Study after study has drawn direct links to the economic value that parks add to communities. Access to green space for homeowners and renters alike is important for so many reasons.
Kids who have access to nature do better in school. Kids who do better in school do better at home, improving quality of life for the entire family.
Employers need employees who are well-educated and flexible to meet changing work environments. Good students go on to have increased earning power, making it more possible to afford housing.
The innovative and creative business leaders of tomorrow are our children of today.
Healthy bodies and minds mean lower healthcare costs and less time missed from work.
It is clear that access to nature is extremely important. We also need to make certain that we draw the connection between availability of nature for renters as well as homeowners. Statistically, people of color are less likely to own a home than their white neighbors. Therefore, as we develop our community, we need to make sure we are adding enough green space for everyone. Not all of us have a backyard. Lack of public green space is an equity issue. If more renters are people of color and there is not adequate green space, it disproportionately negatively affects people of color.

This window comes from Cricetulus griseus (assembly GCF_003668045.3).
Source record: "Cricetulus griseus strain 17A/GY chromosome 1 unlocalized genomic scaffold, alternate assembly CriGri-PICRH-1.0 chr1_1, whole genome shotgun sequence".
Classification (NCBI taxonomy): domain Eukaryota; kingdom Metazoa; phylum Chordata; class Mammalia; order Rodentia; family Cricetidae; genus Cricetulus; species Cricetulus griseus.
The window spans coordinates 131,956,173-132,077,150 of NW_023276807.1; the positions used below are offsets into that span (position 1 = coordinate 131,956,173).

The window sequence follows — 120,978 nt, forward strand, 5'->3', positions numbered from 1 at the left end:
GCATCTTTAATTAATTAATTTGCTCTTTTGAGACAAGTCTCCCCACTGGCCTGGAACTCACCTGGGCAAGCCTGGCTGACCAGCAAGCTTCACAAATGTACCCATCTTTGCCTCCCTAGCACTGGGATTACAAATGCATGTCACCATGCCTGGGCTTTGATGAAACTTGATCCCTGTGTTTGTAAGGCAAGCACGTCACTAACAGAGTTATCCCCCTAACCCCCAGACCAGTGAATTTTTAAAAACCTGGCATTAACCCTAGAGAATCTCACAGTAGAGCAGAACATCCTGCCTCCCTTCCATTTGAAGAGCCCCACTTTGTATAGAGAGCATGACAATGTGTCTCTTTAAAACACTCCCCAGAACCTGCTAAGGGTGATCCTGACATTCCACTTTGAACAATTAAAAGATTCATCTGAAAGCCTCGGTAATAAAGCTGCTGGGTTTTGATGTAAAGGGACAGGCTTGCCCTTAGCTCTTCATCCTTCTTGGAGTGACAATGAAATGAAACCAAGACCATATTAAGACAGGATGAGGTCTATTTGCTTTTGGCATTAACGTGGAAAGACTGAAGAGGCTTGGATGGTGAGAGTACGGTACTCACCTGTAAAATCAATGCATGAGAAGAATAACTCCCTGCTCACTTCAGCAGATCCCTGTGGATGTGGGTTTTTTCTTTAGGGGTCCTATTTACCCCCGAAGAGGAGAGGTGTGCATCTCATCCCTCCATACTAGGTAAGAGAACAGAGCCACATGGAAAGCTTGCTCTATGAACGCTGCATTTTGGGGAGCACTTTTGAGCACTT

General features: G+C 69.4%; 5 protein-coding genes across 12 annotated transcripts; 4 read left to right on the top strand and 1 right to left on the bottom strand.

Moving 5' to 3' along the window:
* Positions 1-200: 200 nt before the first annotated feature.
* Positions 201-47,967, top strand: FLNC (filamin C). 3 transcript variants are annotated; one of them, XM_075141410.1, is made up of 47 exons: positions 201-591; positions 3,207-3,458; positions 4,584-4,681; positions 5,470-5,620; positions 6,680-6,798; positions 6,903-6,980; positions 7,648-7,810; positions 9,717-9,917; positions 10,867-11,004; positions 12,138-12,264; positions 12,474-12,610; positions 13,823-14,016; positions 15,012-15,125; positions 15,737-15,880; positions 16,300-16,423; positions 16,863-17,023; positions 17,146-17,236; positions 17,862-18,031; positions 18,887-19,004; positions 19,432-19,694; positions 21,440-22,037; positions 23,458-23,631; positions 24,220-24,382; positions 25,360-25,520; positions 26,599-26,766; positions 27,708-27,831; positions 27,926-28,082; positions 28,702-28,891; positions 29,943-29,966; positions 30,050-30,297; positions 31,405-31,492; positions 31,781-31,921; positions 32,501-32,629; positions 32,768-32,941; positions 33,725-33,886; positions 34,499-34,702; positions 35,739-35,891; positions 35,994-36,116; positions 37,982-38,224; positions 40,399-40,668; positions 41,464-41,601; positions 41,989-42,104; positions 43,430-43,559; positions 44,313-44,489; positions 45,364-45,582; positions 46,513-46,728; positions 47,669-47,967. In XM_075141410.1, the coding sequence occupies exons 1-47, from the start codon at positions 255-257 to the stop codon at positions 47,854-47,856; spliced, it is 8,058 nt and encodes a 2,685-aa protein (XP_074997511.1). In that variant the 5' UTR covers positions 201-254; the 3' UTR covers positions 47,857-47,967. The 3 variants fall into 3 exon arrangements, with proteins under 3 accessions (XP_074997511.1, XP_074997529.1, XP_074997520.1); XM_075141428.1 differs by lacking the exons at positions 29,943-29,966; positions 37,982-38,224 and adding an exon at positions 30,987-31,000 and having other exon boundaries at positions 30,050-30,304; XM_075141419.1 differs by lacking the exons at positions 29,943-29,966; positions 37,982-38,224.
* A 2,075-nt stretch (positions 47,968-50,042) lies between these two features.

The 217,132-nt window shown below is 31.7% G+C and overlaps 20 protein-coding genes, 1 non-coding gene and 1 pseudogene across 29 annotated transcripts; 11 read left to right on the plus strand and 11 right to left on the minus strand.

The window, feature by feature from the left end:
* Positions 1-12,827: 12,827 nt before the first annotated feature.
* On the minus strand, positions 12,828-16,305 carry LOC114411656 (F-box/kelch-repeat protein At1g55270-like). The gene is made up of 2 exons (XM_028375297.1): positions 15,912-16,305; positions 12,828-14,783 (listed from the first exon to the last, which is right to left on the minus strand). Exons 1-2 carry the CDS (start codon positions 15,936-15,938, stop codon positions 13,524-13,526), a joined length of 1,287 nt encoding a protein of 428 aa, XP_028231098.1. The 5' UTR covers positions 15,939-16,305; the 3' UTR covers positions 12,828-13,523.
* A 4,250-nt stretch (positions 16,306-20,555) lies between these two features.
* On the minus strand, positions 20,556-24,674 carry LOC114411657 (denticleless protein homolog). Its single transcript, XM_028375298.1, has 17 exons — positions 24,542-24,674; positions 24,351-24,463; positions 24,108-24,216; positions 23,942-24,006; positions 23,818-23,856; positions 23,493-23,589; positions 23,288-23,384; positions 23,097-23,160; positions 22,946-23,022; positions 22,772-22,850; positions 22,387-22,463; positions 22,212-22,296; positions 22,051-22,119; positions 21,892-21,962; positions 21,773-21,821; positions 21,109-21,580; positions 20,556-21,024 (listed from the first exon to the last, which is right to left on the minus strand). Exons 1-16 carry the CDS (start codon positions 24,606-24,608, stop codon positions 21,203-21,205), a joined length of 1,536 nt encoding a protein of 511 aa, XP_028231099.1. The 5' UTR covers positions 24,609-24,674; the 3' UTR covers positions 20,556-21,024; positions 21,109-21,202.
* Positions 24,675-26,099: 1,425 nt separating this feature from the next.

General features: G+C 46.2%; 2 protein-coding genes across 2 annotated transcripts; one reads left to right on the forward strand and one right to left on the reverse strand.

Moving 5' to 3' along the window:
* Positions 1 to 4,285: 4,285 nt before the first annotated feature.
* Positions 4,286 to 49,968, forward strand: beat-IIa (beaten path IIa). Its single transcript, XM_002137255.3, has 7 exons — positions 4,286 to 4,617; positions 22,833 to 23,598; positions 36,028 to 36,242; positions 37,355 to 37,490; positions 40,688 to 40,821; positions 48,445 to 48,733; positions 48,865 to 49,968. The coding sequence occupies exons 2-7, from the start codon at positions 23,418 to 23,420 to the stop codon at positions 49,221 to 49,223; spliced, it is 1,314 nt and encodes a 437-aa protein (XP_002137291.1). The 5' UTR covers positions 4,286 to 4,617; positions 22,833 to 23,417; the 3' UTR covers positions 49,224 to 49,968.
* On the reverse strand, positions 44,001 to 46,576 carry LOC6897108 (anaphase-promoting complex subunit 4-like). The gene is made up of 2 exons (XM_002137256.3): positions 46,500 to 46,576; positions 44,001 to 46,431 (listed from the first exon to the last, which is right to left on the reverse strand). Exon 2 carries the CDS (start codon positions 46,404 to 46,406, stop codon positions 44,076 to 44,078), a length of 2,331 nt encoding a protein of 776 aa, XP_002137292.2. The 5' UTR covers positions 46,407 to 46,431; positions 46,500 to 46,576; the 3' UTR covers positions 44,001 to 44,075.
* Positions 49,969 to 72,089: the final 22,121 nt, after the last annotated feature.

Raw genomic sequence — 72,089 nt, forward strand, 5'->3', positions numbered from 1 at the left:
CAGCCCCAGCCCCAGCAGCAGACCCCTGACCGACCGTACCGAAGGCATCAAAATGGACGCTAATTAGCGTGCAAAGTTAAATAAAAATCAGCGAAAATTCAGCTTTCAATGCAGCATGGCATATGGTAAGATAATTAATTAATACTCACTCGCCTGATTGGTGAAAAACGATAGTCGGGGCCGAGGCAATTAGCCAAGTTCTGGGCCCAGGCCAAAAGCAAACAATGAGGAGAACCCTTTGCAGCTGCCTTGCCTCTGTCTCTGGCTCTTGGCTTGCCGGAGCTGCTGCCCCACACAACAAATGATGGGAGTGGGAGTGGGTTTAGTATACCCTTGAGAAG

Green space is community space. It provides a place for kids to work as a team, for moments of solitude and mental refreshment staring at the clouds or painting a landscape, the opportunity for a pick-up game of basketball or kicking a soccer ball around. Who doesn’t love to have lunch in a park on a beautiful spring day?
Parks clean our air and filter our water. They provide habitat for pollinators in desperate need of that ecosystem. They cool the urban heat island.
Parks are a foundational piece of building a happy, healthy, vibrant, resilient, and economically strong community. Its not either parks or economic development. Its economic development AND parks.
For a timely reference to discussion around park development and economic development, here is a link to a Downtown Live forum with Mayor Melvin Carter, City Councilmember Rebecca Noecker, and Pedro Park advocate, Kati Berg, that took place on February 19, 2018.